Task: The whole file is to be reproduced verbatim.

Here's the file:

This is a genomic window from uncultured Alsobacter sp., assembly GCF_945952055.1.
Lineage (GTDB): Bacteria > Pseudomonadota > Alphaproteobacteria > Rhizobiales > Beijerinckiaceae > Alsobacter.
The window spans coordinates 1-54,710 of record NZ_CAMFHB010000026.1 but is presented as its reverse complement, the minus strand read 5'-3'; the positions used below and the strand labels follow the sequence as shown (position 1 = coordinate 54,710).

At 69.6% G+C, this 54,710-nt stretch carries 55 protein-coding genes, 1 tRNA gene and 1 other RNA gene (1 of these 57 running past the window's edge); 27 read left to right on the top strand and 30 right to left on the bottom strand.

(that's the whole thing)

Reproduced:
This is a genomic window from uncultured Alsobacter sp., assembly GCF_945952055.1.
Lineage (GTDB): Bacteria > Pseudomonadota > Alphaproteobacteria > Rhizobiales > Beijerinckiaceae > Alsobacter.
The window spans coordinates 1-54,710 of record NZ_CAMFHB010000026.1 but is presented as its reverse complement, the minus strand read 5'-3'; the positions used below and the strand labels follow the sequence as shown (position 1 = coordinate 54,710).

At 69.6% G+C, this 54,710-nt stretch carries 55 protein-coding genes, 1 tRNA gene and 1 other RNA gene (1 of these 57 running past the window's edge); 27 read left to right on the top strand and 30 right to left on the bottom strand.